While Lane Kiffin was said to be nearing a deal to become Houston‘s next head coach, the school’s board of regents chairman said Friday night that the Cougars never were close to hiring the Alabama offensive coordinator.
Tilman Fertitta told KILT-AM in Houston that offensive coordinator Major Applewhite, whom the school promoted to head coach earlier Friday, was a better fit than Kiffin. Fertitta called in to the sports radio show “Gallant At Night” after he heard the hire being discussed on air.
“Lane Kiffin did not show me anything that Major Applewhite did not show me,” Fertitta said. “Sure, he’s been a head coach and he’s been an OK head coach. But I can tell you this: [Kiffin] was not a safe hire.”
Asked whether Kiffin was ever close to becoming Houston’s coach, Fertitta said: “Never. He was no closer than anybody else. Those [stories about him being close] are all put out by his agents, because that’s the way they play the game.”
In response to reports that Kiffin was put off by Houston’s desire to put a steep buyout clause in the next coach’s contract to make it difficult for the coach to leave after two seasons — as former coach Tom Herman did in order to accept the head position at Texas — Fertitta said that wasn’t the case and that Kiffin had assured him he would stay at Houston for an extended period if hired.
“He said ‘Write the contract the way you want it,'” said Fertitta, who also is a prominent booster for the school’s athletic program. “Lane Kiffin looked me in the eye and he knew when he sat down at that table that he was going to go with the contract that I put in front of him with the buyout that I wanted in front of him. And we never even got there.”
The range for the buyout that Fertitta sought was the remainder of the contract at the time the coach leaves. The Houston Chronicle reported Friday that such a buyout will, indeed, be in Applewhite’s deal. Sources told ESPN on Friday that Applewhite will receive a five-year contract. Financial terms were not immediately available.
Fertitta also expressed concern with Kiffin’s potential offensive and defensive coordinator choices and lack of ties to the Houston area.
Applewhite’s familiarity and relationships with Texas high school football coaches and the continuity his hire would provide were major factors in the decision to choose him over Kiffin, Fertitta said.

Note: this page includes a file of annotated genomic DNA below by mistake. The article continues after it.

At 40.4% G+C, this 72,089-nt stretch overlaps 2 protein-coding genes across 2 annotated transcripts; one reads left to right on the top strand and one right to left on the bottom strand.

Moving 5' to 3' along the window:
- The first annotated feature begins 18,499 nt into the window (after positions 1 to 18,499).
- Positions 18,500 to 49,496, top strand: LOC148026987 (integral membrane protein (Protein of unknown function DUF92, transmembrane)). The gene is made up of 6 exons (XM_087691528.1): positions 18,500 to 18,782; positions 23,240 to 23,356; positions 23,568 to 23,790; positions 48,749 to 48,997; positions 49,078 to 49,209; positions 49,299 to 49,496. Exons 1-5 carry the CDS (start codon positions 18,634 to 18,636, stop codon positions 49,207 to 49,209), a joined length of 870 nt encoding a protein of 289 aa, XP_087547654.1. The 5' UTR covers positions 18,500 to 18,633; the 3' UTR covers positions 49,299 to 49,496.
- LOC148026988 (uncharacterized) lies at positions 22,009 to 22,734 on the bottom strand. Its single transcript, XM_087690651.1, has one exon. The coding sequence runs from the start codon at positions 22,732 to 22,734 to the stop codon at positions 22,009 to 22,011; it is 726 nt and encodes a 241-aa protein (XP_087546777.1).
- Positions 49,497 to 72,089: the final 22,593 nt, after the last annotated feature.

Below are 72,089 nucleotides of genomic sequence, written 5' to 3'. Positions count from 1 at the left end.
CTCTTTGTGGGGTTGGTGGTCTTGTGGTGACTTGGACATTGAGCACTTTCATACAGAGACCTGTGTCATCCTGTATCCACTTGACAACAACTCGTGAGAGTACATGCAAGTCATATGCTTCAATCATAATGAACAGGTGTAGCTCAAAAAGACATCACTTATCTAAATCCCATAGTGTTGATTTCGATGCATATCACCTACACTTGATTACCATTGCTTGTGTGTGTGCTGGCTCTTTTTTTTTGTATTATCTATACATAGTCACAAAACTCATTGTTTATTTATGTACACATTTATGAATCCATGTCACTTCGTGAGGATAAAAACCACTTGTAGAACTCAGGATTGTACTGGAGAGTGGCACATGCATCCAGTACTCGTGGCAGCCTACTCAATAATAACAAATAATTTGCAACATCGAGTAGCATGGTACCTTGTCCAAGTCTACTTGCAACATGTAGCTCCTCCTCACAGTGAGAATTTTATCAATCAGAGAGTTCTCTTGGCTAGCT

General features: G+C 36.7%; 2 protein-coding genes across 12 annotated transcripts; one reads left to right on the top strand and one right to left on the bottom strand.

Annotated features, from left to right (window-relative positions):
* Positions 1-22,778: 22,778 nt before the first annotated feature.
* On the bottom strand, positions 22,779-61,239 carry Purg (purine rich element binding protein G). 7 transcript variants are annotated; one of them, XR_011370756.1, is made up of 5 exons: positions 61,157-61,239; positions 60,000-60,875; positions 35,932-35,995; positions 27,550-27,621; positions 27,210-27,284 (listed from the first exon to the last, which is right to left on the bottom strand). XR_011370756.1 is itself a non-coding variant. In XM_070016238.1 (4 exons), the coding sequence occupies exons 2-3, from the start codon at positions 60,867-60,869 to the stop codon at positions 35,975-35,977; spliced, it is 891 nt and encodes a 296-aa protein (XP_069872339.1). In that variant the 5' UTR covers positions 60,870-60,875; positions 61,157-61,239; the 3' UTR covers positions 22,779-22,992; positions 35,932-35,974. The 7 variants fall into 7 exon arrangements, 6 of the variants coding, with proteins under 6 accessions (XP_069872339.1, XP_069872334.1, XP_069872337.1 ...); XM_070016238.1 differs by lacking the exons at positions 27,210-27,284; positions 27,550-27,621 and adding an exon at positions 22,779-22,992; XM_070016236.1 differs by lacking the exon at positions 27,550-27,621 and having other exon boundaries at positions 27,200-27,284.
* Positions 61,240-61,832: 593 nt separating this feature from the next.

“The Texas high school football coaches bombarded our athletic director [Hunter Yurachek] and said: We want our kids to play for Major Applewhite,” Fertitta said. “Here’s a guy that’s been on the big stage, he was the quarterback at the University of Texas, he has a great relationship with the coaches and high school football in Texas. Lane does not. That was an ‘X’ against Lane compared to Major.
“Continuity in the program, the kids, the recruits today playing wanted Major Applewhite. They let it be known. It was just one thing after another that had steamrolled to Major.”
Fertitta, an entrepreneur who owns the restaurant corporation Landry’s Inc. and is the host of a CNBC reality television show called “Billion Dollar Buyer,” said he interviewed Kiffin twice and admitted that when Houston’s coaching search started, he did not originally intend to hire either of the two internal candidates: Applewhite or defensive coordinator Todd Orlando, who was named interim head coach when Herman left. Applewhite, Kiffin, Orlando, former LSU coach Les Miles and current Oklahoma offensive coordinator Lincoln Riley all interviewed for the job.
“I’ll be 100 percent honest with you. When this started, I thought that we needed to go out and get a name-brand coach, because, to me, it’s all about brands,” Fertitta said. “Nobody understands that better than me. And I wanted the University of Houston to stay relevant, OK? I think Les Miles is a fine coach and he’s going to be a great coach for somebody, and I think the same thing of Lane Kiffin. I was very impressed. But when I looked at the whole picture and totality, I truly think in my heart — and so did everybody else on the committee think — that Major Applewhite was the right fit.”